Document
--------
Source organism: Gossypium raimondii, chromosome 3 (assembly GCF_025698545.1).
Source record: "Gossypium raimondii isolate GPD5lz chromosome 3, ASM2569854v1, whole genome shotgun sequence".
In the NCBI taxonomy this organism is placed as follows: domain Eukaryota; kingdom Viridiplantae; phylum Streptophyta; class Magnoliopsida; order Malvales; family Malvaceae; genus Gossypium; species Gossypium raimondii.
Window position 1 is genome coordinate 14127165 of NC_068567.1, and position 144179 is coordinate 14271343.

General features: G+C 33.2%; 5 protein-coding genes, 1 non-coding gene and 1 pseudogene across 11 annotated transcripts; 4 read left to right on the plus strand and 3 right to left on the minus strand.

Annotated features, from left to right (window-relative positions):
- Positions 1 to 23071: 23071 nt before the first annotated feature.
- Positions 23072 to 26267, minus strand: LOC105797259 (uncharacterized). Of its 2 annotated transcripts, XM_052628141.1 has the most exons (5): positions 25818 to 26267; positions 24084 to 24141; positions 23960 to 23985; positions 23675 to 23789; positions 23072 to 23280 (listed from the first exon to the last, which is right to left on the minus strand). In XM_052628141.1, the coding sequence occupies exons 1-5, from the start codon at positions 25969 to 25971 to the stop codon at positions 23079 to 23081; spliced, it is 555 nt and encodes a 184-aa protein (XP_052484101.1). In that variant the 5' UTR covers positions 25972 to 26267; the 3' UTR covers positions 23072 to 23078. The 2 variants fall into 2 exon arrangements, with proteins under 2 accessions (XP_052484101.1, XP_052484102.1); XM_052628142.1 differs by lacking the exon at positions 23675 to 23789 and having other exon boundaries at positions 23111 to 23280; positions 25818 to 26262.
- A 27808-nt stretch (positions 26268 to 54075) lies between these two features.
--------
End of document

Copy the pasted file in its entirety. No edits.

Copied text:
Source organism: Gossypium raimondii, chromosome 3 (assembly GCF_025698545.1).
Source record: "Gossypium raimondii isolate GPD5lz chromosome 3, ASM2569854v1, whole genome shotgun sequence".
In the NCBI taxonomy this organism is placed as follows: domain Eukaryota; kingdom Viridiplantae; phylum Streptophyta; class Magnoliopsida; order Malvales; family Malvaceae; genus Gossypium; species Gossypium raimondii.
Window position 1 is genome coordinate 14127165 of NC_068567.1, and position 144179 is coordinate 14271343.

General features: G+C 33.2%; 5 protein-coding genes, 1 non-coding gene and 1 pseudogene across 11 annotated transcripts; 4 read left to right on the plus strand and 3 right to left on the minus strand.

Annotated features, from left to right (window-relative positions):
- Positions 1 to 23071: 23071 nt before the first annotated feature.
- Positions 23072 to 26267, minus strand: LOC105797259 (uncharacterized). Of its 2 annotated transcripts, XM_052628141.1 has the most exons (5): positions 25818 to 26267; positions 24084 to 24141; positions 23960 to 23985; positions 23675 to 23789; positions 23072 to 23280 (listed from the first exon to the last, which is right to left on the minus strand). In XM_052628141.1, the coding sequence occupies exons 1-5, from the start codon at positions 25969 to 25971 to the stop codon at positions 23079 to 23081; spliced, it is 555 nt and encodes a 184-aa protein (XP_052484101.1). In that variant the 5' UTR covers positions 25972 to 26267; the 3' UTR covers positions 23072 to 23078. The 2 variants fall into 2 exon arrangements, with proteins under 2 accessions (XP_052484101.1, XP_052484102.1); XM_052628142.1 differs by lacking the exon at positions 23675 to 23789 and having other exon boundaries at positions 23111 to 23280; positions 25818 to 26262.
- A 27808-nt stretch (positions 26268 to 54075) lies between these two features.